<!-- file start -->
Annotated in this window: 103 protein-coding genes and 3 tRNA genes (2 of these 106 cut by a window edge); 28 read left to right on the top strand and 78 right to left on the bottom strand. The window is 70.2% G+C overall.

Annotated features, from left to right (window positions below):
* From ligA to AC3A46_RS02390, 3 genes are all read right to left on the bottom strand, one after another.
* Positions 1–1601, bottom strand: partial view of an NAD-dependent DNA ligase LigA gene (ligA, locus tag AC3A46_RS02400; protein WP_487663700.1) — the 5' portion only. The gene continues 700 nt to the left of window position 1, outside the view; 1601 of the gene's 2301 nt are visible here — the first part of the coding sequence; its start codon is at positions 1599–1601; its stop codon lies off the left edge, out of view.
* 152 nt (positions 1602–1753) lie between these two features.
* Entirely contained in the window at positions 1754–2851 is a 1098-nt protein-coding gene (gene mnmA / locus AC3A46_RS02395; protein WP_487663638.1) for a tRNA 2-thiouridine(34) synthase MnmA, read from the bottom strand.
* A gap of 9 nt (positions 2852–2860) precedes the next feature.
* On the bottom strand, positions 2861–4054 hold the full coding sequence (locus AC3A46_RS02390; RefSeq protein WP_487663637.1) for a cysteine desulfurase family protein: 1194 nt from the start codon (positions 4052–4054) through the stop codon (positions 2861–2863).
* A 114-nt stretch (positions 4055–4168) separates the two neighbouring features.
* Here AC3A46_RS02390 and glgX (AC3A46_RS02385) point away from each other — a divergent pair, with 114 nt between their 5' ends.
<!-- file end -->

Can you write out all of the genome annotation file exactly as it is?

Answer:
Annotated in this window: 103 protein-coding genes and 3 tRNA genes (2 of these 106 cut by a window edge); 28 read left to right on the top strand and 78 right to left on the bottom strand. The window is 70.2% G+C overall.

Annotated features, from left to right (window positions below):
* From ligA to AC3A46_RS02390, 3 genes are all read right to left on the bottom strand, one after another.
* Positions 1–1601, bottom strand: partial view of an NAD-dependent DNA ligase LigA gene (ligA, locus tag AC3A46_RS02400; protein WP_487663700.1) — the 5' portion only. The gene continues 700 nt to the left of window position 1, outside the view; 1601 of the gene's 2301 nt are visible here — the first part of the coding sequence; its start codon is at positions 1599–1601; its stop codon lies off the left edge, out of view.
* 152 nt (positions 1602–1753) lie between these two features.
* Entirely contained in the window at positions 1754–2851 is a 1098-nt protein-coding gene (gene mnmA / locus AC3A46_RS02395; protein WP_487663638.1) for a tRNA 2-thiouridine(34) synthase MnmA, read from the bottom strand.
* A gap of 9 nt (positions 2852–2860) precedes the next feature.
* On the bottom strand, positions 2861–4054 hold the full coding sequence (locus AC3A46_RS02390; RefSeq protein WP_487663637.1) for a cysteine desulfurase family protein: 1194 nt from the start codon (positions 4052–4054) through the stop codon (positions 2861–2863).
* A 114-nt stretch (positions 4055–4168) separates the two neighbouring features.
* Here AC3A46_RS02390 and glgX (AC3A46_RS02385) point away from each other — a divergent pair, with 114 nt between their 5' ends.